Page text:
June 14, 2011 / 4:24 PM / in 7 years

Maple Group TMX bid clears minor regulatory hurdle

TORONTO (Reuters) - A C$3.7 billion ($3.8 billion) hostile takeover offer for TMX Group (X.TO), operator of the Toronto Stock Exchange, by a consortium of Canadian financial institutions cleared a minor regulatory hurdle on Tuesday.

Maple Group Acquisition Corp said securities regulators have granted its application for relief from certain provisions of the Securities Act, allowing it to proceed with a two-step offer to buy 100 percent of the shares of TMX.

“This is not a significant step but it does bring the deal one step closer in that a regulatory hurdle -- albeit not significant -- has been overcome and one conditional term has been satisfied,” said Darryl Levitt a lawyer with Macleod Dixon.

The first step is for Maple to buy 70 percent of TMX’s shares for C$48 each in cash, for a total of about C$2.5 billion. In the second step, the remaining TMX shares would be exchanged for Maple shares. A holder of 100 TMX shares would receive C$3,360 in cash plus 30 Maple shares.

Current TMX shareholders would end up owning 40 percent of the post-takeover entity, TMX-Maple, while Maple investors would hold 60 percent.

The transaction structure was changed from the proposal submitted by Maple to TMX in early May to address U.S. securities laws, given that U.S. shareholders account for about 40 percent TMX’s shares, Maple said.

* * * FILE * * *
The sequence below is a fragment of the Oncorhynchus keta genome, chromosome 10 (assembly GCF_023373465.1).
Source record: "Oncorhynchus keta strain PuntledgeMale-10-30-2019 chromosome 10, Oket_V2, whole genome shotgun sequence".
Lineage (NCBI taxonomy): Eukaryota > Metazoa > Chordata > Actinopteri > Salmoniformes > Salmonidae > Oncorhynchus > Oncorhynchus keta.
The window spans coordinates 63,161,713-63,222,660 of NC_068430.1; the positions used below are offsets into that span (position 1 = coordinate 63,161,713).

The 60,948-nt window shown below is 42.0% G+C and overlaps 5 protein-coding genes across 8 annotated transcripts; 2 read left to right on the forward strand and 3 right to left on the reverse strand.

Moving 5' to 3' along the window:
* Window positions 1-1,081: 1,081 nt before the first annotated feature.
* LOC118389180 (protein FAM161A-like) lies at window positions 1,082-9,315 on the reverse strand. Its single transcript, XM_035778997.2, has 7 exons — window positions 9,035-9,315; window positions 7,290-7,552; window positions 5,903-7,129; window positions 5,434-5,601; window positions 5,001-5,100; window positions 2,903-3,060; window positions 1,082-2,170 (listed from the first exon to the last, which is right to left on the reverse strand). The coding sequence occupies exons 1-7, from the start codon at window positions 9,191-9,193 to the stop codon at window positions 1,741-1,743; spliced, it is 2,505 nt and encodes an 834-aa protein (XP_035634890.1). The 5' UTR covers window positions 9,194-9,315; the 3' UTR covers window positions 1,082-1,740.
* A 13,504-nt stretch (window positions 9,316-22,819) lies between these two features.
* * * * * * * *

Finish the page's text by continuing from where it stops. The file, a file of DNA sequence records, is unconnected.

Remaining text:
Receipt of the regulatory relief from Canada’s 13 provincial and territorial regulators was a condition of the takeover offer Maple launched on Monday. It does not constitute approval of the deal for any regulatory purpose, Maple said.

    Maple is hoping to trump a rival all-stock bid for TMX by London Stock Exchange Group (LSE.L), currently valued at approximately $3.56 billion, based on the LSE’s closing share price on Tuesday.

    The friendly LSE-TMX deal’s value has increased from around $3 billion when it was first announced in February because of a rise in LSE shares, which some analysts say signals investor belief that the transatlantic tie-up will not get done.

    ($1=$0.97 Canadian)

    Reporting by Solarina Ho and Euan Rocha; editing by Peter Galloway

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